When patients fill out an information sheet at a doctor’s office, they are typically asked…
Why We Need to Combat Addiction, Not Drugs
The war on drugs has long been considered a failure, and the reason is simple: it attacks the drugs rather than the addictions underpinning their use. A survey from the Pew Research Center shows that two-thirds of Americans believe that the government should focus more on providing treatment to people who use drugs and less on criminal punishment. Although people have become increasingly aware that throwing addicts in jail for what is ultimately a health problem is counterproductive, policy has yet to catch up.
Putting the Wrong Target in the Crosshairs
Declaring war on drugs—as the U.S. did back in the early ’70s—relies on a faulty assumption: that a collection of substances is the true cause of the addiction-related problems in society. By preventing access to those drugs, the theory goes, addiction will slowly disappear and we’ll live in a healthier, happier and safer society. The big issue with this is that every drug addict was once somebody who’d never used drugs.
Science tells us that addiction is a complicated biological, psychological and social phenomenon, borne out of genetic susceptibility and poor coping mechanisms for unpleasant emotions, as well as a smattering of peer influence and cultural expectations. Some people are at risk of addiction before they ever pick up a beer or light up a joint; the physical addiction may take hold later, but there are definite reasons some people open themselves up to the risk while others don’t.
Why Fighting Individual Drugs Doesn’t Work
The problem with the war on drugs theory is perfectly demonstrated by the story of what happened when OxyContin—a narcotic painkiller closely tied to the prescription drug epidemic—was switched to an abuse-resistant formulation. When people suffering from addiction could no longer get high using that specific medicine, did their addictions clear up? Sadly not. Instead, OxyContin users simply switched over to other opioids or heroin. As Elements Behavioral Health’s Dr. David Sack wrote, “Addicts will always find a way to get high.”
The substance doesn’t really matter, because the psychological grasp of addiction is much stronger than the physical pull of one drug ever will be. The OxyContin users might have become dependent on the painkiller, but their real problem was that when faced with negative emotions, they learned to seek out substances as a method of dealing with them. Preventing abuse of one medicine doesn’t teach people healthier ways to cope with these emotions, it just presents a very minor barrier to continuing in the same addicted behavior. The same can be said for any drug: a cocaine abuser cut off from cocaine won’t immediately turn his life around. He’ll probably find something else to fill the void, whether another substance or a behavior like sex or gambling.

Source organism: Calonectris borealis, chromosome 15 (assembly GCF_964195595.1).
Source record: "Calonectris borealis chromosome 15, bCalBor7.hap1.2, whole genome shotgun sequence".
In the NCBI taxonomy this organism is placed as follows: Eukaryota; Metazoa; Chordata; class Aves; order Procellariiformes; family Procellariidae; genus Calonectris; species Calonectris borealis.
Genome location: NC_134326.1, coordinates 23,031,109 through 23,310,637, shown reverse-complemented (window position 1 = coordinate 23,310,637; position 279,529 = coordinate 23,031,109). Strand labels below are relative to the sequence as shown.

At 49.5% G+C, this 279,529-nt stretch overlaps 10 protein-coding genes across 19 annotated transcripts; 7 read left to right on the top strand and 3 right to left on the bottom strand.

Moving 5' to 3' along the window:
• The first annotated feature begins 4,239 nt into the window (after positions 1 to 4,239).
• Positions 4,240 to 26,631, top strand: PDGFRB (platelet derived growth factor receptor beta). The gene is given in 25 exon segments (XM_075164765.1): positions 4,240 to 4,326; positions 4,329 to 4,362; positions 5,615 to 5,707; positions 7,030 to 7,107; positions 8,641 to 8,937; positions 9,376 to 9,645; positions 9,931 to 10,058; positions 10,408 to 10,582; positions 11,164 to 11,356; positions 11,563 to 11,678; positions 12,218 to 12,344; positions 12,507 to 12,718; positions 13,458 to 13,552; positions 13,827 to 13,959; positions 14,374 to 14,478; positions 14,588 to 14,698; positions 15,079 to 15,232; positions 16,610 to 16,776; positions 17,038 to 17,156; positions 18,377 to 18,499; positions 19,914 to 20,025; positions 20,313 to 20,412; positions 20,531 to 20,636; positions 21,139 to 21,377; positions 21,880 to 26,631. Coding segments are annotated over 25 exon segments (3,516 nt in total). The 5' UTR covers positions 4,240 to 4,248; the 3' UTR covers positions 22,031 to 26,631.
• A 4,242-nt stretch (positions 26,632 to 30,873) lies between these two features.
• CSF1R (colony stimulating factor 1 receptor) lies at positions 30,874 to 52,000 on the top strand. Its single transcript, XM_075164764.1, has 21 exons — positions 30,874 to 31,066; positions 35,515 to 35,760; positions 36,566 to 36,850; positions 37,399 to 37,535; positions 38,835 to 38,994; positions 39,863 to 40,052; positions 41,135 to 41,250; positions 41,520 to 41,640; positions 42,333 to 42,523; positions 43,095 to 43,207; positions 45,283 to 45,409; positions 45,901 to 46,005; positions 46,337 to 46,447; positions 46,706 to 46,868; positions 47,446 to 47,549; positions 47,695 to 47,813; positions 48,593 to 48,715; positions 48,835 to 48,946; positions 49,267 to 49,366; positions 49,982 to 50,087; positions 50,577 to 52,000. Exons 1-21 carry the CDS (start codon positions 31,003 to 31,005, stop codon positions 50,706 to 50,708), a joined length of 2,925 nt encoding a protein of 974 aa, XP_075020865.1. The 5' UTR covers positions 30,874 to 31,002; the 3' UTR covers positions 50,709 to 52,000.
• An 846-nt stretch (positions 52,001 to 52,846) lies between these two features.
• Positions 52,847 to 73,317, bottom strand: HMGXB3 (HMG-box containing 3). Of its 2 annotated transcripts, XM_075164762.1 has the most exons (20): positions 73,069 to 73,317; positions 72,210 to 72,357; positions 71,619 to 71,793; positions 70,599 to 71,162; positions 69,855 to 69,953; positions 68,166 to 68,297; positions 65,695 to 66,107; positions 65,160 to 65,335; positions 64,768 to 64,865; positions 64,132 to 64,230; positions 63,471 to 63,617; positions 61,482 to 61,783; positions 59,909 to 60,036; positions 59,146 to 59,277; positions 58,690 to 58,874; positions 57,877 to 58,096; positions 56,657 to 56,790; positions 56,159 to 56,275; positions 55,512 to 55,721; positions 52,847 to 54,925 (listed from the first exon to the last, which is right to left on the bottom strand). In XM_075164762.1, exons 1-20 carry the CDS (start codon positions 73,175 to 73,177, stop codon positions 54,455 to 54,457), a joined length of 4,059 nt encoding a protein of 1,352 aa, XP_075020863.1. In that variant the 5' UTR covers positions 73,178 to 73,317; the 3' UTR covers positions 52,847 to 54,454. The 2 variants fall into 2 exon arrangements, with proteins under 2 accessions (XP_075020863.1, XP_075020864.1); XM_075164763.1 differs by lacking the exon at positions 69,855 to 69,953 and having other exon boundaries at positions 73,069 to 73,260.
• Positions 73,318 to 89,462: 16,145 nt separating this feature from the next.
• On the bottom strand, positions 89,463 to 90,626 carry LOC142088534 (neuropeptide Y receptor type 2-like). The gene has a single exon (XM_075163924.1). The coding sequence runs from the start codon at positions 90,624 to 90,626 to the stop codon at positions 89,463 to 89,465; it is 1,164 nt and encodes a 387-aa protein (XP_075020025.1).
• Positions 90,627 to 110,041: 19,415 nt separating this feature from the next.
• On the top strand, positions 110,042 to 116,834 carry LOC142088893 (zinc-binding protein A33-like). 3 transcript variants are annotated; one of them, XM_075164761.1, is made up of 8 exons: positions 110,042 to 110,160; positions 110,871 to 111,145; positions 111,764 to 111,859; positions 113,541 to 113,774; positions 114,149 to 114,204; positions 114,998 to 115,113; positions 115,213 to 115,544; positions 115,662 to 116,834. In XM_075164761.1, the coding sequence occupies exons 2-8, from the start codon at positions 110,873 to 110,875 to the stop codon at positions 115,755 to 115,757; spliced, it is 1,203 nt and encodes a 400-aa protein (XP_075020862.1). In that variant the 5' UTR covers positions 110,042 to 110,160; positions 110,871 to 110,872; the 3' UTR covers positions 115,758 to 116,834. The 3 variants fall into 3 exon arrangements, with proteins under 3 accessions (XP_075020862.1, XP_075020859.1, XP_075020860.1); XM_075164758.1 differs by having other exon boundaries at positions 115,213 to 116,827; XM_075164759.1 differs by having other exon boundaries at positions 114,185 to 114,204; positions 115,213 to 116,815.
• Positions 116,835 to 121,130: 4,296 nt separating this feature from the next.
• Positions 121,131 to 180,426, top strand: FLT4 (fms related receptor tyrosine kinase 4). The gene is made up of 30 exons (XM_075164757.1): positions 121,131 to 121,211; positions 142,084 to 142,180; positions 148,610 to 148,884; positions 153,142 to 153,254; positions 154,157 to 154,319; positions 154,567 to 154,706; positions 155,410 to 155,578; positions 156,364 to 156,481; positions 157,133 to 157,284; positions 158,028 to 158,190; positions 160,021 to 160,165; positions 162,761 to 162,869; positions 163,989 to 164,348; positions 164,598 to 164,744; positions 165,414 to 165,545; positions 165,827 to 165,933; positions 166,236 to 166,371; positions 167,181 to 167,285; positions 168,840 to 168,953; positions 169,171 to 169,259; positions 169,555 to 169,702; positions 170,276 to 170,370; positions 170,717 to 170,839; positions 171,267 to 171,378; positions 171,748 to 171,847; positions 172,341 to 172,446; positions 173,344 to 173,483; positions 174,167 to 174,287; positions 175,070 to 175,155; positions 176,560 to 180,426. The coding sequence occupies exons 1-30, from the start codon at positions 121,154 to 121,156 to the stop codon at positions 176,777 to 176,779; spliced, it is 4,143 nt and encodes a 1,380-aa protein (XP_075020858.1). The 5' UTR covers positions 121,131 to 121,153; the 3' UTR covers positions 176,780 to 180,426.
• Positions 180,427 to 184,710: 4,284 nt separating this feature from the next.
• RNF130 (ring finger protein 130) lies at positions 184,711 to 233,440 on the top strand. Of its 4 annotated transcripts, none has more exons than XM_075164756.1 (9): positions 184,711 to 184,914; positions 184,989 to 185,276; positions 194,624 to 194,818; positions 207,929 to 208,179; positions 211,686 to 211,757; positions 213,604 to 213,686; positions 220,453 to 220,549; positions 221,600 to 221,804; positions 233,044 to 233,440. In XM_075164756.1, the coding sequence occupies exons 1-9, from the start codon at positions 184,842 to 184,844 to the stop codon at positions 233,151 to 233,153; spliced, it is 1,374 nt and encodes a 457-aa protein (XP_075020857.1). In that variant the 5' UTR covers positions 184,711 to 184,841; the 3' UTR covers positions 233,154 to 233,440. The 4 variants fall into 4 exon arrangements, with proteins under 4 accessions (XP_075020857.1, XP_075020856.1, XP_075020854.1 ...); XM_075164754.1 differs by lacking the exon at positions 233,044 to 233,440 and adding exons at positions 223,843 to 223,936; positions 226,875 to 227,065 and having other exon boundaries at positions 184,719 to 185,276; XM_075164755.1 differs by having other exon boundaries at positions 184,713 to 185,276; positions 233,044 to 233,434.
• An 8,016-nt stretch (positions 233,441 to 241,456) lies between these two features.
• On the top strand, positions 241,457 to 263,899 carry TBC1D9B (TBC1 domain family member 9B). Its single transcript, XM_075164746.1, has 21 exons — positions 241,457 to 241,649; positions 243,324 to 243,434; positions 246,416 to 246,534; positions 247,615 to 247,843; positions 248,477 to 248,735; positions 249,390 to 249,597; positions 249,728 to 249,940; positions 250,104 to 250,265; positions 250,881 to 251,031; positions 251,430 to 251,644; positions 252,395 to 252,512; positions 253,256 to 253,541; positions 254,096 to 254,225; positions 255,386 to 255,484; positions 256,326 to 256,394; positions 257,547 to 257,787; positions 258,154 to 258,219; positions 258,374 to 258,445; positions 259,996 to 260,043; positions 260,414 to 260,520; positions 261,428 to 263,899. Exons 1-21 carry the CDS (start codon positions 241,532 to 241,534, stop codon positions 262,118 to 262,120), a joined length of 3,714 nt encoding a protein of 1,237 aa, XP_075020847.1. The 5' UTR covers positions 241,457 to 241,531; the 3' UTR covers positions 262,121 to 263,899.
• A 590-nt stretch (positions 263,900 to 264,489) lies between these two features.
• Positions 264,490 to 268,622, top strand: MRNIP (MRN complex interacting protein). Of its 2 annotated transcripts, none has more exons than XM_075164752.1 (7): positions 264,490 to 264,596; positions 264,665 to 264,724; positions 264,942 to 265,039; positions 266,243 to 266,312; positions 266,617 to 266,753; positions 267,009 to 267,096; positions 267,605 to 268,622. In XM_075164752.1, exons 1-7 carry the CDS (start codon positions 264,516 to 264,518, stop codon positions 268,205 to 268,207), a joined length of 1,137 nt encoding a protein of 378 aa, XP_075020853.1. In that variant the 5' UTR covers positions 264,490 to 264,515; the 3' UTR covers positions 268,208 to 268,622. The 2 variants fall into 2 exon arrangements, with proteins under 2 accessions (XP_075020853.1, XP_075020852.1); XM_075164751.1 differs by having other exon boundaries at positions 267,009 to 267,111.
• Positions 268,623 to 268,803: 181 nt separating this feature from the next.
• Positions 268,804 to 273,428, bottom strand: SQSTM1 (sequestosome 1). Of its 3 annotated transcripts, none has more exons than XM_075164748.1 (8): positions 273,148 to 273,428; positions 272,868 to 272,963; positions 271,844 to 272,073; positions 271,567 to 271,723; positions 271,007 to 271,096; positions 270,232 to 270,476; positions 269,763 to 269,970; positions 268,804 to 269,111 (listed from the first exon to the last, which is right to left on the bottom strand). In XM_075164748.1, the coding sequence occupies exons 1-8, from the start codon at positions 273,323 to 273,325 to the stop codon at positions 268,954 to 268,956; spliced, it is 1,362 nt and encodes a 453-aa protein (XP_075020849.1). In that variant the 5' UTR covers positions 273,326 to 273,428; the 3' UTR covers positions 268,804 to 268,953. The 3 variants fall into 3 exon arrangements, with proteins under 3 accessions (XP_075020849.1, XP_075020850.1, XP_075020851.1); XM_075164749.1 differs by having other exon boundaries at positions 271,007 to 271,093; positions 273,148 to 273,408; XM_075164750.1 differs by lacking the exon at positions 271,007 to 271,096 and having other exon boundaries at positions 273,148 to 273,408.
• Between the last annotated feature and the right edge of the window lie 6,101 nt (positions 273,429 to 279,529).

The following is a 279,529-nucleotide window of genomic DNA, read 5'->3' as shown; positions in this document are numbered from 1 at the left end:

Addressing Addiction: The Real Enemy
What we need to understand is that addiction is the problem, not the drugs. Arresting people for possessing a particular substance may discourage use of that specific substance, but it does nothing to help anybody understand why they were drawn to that substance in the first place. As two-thirds of Americans already understand, those struggling with the brain disease of addiction—just like people suffering from any other disease—need treatment instead of punishment.
A rehab program doesn’t teach you how to not take cocaine; it teaches you how and why using any substance or engaging in any addictive behavior is counterproductive, and it also provides you with practical strategies for coping with difficult emotions or situations. The only way to reduce the damage drugs do to society is to tackle the underlying issues that drive their use, and that is something the war on drugs has spectacularly failed to do.
Ending the War on Drugs
We are not fighting a war. We are fighting a disease. As we increasingly realize this, it’s time for society to move away from punitive measures and start thinking about more effective ways we can accomplish the true goal. Drug courts, while not perfect, are one example of the way forward. Instead of sending offenders to jail, they’re provided with the treatment they need to get clean, and they appear in court regularly to ensure that they’re making progress. There is punishment for those who don’t comply, but successful individuals are rewarded and are considerably less likely to re-offend than those not attending drug court. In Portugal, where all drug use has been decriminalized since 2000, the approach is very similar and has enjoyed a great deal of success.
The important lesson is that moving away from the war on drugs-inspired, punishment-based approach is a viable option that can and does work. The more we widen the eligibility criteria for drug courts, or establish new ways of getting addicts into treatment instead of jail, the more we help combat addiction itself. Larger-scale measures—particularly improving opportunities for people most at risk, such as those of low socioeconomic status—could help to minimize the number of people who get addicted in the first place, and while they’re harder to implement, the rewards to society would be huge.
Declaring war on drugs to stop addiction makes as much sense as declaring war on white sugar to stop diabetes. The more we treat addiction like any other disease, the better off we’ll be as a society.